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Biographical entry Barlow, Donald Spiers Monteagle (1905 - 1994)

MRCS 1927; FRCS 1930; MB BS London 1928; MS 1930; LRCP 1927; Hon MB BS Ceylon 1954.

4 July 1905
Leytonstone, London
5 July 1994
General surgeon and Thoracic surgeon


Donald Barlow was born on 4 July 1905 in Leytonstone, son of Leonard Barlow, an electrical engineer, and Katherine Monteagle. His eldest brother Leonard was killed at the age of 18 after winning the MC with two bars in the Royal Flying Corps; the second became FRS and a professor at University College, London; the youngest became a successful engineer. Donald Barlow was educated at Whitgift School, Croydon, and University College and Medical School, London, where he qualified in 1927, having been much influenced by Wilfred Trotter and Gwynne Williams. He passed the FRCS at the age of 24 but had to wait until the next year before he could receive the diploma, being thought too young for the distinction. He also won the gold medal for the MS. He took a series of junior posts at the Norfolk and Norwich and the West London Hospitals, where Tyrrell Gray and Oswald Anderson directed his attention to the surgery of the chest. In 1934 he married Violet Elizabeth McIver, a theatre sister at Great Ormond Street Hospital.

He was appointed consultant surgeon to the Southend Hospitals in 1936; to St John's Lewisham in 1937 and to Luton and Dunstable in 1940. Motoring was easier in those days and he combined these dispersed appointments with a thriving practice in Harley Street. He remained in these posts under the Emergency Medical Service throughout the war, but then gave up Lewisham for the London Chest Hospital, where he built up a reputation as a thoracic surgeon.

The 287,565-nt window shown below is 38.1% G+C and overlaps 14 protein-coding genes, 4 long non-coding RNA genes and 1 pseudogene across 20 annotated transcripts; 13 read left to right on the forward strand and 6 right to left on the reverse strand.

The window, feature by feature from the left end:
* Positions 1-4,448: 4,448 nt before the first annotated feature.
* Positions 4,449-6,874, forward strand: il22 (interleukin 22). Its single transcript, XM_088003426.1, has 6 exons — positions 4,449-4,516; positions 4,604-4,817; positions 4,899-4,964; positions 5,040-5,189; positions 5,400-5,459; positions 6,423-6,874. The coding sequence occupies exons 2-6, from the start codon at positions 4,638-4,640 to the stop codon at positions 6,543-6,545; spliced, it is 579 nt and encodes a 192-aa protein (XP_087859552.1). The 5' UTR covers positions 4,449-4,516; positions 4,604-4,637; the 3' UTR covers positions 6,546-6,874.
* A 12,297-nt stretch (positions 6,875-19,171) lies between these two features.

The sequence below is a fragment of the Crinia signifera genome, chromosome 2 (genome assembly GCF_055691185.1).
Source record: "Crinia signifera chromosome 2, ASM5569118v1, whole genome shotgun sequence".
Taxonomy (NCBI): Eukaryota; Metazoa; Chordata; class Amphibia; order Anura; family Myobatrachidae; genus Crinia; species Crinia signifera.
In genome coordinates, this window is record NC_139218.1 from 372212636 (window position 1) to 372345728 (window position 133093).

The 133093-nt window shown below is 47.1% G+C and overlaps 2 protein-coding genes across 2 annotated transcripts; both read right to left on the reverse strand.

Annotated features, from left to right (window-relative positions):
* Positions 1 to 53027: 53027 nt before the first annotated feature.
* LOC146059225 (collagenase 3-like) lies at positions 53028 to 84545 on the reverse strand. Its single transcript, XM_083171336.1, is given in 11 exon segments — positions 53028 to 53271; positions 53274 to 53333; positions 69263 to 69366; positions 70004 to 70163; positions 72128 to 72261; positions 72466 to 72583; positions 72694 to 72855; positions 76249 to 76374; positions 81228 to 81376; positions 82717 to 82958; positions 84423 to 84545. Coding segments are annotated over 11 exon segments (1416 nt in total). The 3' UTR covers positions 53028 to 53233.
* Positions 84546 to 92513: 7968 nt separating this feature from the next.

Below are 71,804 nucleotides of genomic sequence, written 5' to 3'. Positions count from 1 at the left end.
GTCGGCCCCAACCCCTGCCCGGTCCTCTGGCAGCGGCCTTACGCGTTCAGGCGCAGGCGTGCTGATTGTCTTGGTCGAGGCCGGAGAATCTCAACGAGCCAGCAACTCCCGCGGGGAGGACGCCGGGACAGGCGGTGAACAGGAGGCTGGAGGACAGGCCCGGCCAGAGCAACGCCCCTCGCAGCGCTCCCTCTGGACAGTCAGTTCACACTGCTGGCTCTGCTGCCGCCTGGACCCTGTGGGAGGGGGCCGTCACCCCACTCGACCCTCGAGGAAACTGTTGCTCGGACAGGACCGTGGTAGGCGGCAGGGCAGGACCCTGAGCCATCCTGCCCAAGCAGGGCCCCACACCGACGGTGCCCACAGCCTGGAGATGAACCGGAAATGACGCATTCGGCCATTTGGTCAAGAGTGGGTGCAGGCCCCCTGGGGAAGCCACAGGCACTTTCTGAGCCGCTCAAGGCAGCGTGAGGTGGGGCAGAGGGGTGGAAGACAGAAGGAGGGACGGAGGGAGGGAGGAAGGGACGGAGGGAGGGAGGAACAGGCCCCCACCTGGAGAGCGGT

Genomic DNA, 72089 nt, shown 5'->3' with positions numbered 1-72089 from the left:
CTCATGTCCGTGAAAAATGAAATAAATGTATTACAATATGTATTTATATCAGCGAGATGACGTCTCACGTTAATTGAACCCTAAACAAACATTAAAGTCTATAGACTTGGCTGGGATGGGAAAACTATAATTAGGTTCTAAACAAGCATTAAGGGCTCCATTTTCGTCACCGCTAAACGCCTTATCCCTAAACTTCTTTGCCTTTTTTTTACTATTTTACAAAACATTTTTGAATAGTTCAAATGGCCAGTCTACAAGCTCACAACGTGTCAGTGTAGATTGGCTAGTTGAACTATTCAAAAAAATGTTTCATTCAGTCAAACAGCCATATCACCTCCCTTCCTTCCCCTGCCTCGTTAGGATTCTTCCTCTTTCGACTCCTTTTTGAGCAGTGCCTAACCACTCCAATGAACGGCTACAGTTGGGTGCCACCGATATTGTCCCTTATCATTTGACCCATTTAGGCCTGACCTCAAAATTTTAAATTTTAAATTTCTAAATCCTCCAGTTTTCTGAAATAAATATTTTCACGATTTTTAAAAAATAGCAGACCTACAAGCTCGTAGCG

Barlow served the College as an Examiner and Penrose May Tutor. He made important contributions to the literature of surgery, including chapters in Rodney Smith's Progress of clinical surgery (1960) and Rob and Smith's Operative surgery (1969). Important innovations in surgery included his revolutionary bilateral adrenalectomy and oöphorectomy: the operation was first performed on two terminally ill patients with breast cancer, both of whom recovered to enjoy another twenty years of life. He also devised several ingenious instruments, including a vascular clamp and a gastroscope.

A frequent visitor to Ceylon, where he was able to teach the surgical treatment of tuberculosis, he accepted an honorary MB BS (Ceylon) but declined the offer of a CBE. India, Egypt and Iraq were among other countries which he helped with advice given at the highest level on the treatment of TB and on the development of skills in cardiac and thoracic surgery.

Barlow's retirement in 1970 gave him the opportunity to enjoy his many hobbies, including painting in watercolours, writing and playing golf. He died on 5 July 1994, survived by his wife, a son, John, also FRCS, and three of his four daughters - Mary (qualified in law), Diane (BA, a linguist and artist) and Jane (a nurse). His daughter Jennifer had died while she was a law student.

Sources used to compile this entry: [The Times 19 July 1994].

The Royal College of Surgeons of England